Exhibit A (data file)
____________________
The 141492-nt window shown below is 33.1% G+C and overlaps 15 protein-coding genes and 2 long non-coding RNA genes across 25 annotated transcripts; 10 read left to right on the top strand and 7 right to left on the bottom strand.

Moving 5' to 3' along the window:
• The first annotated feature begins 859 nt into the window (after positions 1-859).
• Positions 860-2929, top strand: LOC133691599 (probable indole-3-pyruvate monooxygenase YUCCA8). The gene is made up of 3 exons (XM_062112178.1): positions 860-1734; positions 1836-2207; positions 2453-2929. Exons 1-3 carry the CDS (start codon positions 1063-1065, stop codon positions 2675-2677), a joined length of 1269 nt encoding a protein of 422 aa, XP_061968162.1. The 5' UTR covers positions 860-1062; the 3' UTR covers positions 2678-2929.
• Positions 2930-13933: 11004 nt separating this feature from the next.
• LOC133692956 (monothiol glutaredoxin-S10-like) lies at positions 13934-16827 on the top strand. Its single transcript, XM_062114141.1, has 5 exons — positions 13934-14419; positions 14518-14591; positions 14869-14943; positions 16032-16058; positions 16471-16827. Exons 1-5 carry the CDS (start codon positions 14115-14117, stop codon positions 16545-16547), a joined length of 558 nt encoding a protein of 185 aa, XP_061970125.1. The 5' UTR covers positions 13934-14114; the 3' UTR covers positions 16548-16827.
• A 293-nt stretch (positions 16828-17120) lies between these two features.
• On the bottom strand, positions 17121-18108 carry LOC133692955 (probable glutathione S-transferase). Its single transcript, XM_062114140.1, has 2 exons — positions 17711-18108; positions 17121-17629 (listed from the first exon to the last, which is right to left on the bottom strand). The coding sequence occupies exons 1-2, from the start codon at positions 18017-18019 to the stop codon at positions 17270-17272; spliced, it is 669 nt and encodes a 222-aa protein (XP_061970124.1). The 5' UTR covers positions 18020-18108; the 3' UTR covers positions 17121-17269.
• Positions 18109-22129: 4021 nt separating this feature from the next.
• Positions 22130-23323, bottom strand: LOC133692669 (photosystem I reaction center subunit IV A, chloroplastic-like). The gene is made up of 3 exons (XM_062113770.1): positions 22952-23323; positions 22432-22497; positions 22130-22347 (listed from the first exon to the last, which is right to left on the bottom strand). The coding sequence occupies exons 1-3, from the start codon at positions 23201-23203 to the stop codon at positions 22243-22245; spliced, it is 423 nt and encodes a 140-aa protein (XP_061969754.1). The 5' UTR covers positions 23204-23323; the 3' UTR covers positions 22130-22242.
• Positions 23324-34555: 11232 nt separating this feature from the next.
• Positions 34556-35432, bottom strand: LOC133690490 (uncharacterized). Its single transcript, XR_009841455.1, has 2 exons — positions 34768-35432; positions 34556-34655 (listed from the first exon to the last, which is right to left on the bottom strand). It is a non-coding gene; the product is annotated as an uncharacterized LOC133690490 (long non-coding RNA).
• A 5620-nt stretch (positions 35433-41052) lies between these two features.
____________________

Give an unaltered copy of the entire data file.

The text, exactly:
The 141492-nt window shown below is 33.1% G+C and overlaps 15 protein-coding genes and 2 long non-coding RNA genes across 25 annotated transcripts; 10 read left to right on the top strand and 7 right to left on the bottom strand.

Moving 5' to 3' along the window:
• The first annotated feature begins 859 nt into the window (after positions 1-859).
• Positions 860-2929, top strand: LOC133691599 (probable indole-3-pyruvate monooxygenase YUCCA8). The gene is made up of 3 exons (XM_062112178.1): positions 860-1734; positions 1836-2207; positions 2453-2929. Exons 1-3 carry the CDS (start codon positions 1063-1065, stop codon positions 2675-2677), a joined length of 1269 nt encoding a protein of 422 aa, XP_061968162.1. The 5' UTR covers positions 860-1062; the 3' UTR covers positions 2678-2929.
• Positions 2930-13933: 11004 nt separating this feature from the next.
• LOC133692956 (monothiol glutaredoxin-S10-like) lies at positions 13934-16827 on the top strand. Its single transcript, XM_062114141.1, has 5 exons — positions 13934-14419; positions 14518-14591; positions 14869-14943; positions 16032-16058; positions 16471-16827. Exons 1-5 carry the CDS (start codon positions 14115-14117, stop codon positions 16545-16547), a joined length of 558 nt encoding a protein of 185 aa, XP_061970125.1. The 5' UTR covers positions 13934-14114; the 3' UTR covers positions 16548-16827.
• A 293-nt stretch (positions 16828-17120) lies between these two features.
• On the bottom strand, positions 17121-18108 carry LOC133692955 (probable glutathione S-transferase). Its single transcript, XM_062114140.1, has 2 exons — positions 17711-18108; positions 17121-17629 (listed from the first exon to the last, which is right to left on the bottom strand). The coding sequence occupies exons 1-2, from the start codon at positions 18017-18019 to the stop codon at positions 17270-17272; spliced, it is 669 nt and encodes a 222-aa protein (XP_061970124.1). The 5' UTR covers positions 18020-18108; the 3' UTR covers positions 17121-17269.
• Positions 18109-22129: 4021 nt separating this feature from the next.
• Positions 22130-23323, bottom strand: LOC133692669 (photosystem I reaction center subunit IV A, chloroplastic-like). The gene is made up of 3 exons (XM_062113770.1): positions 22952-23323; positions 22432-22497; positions 22130-22347 (listed from the first exon to the last, which is right to left on the bottom strand). The coding sequence occupies exons 1-3, from the start codon at positions 23201-23203 to the stop codon at positions 22243-22245; spliced, it is 423 nt and encodes a 140-aa protein (XP_061969754.1). The 5' UTR covers positions 23204-23323; the 3' UTR covers positions 22130-22242.
• Positions 23324-34555: 11232 nt separating this feature from the next.
• Positions 34556-35432, bottom strand: LOC133690490 (uncharacterized). Its single transcript, XR_009841455.1, has 2 exons — positions 34768-35432; positions 34556-34655 (listed from the first exon to the last, which is right to left on the bottom strand). It is a non-coding gene; the product is annotated as an uncharacterized LOC133690490 (long non-coding RNA).
• A 5620-nt stretch (positions 35433-41052) lies between these two features.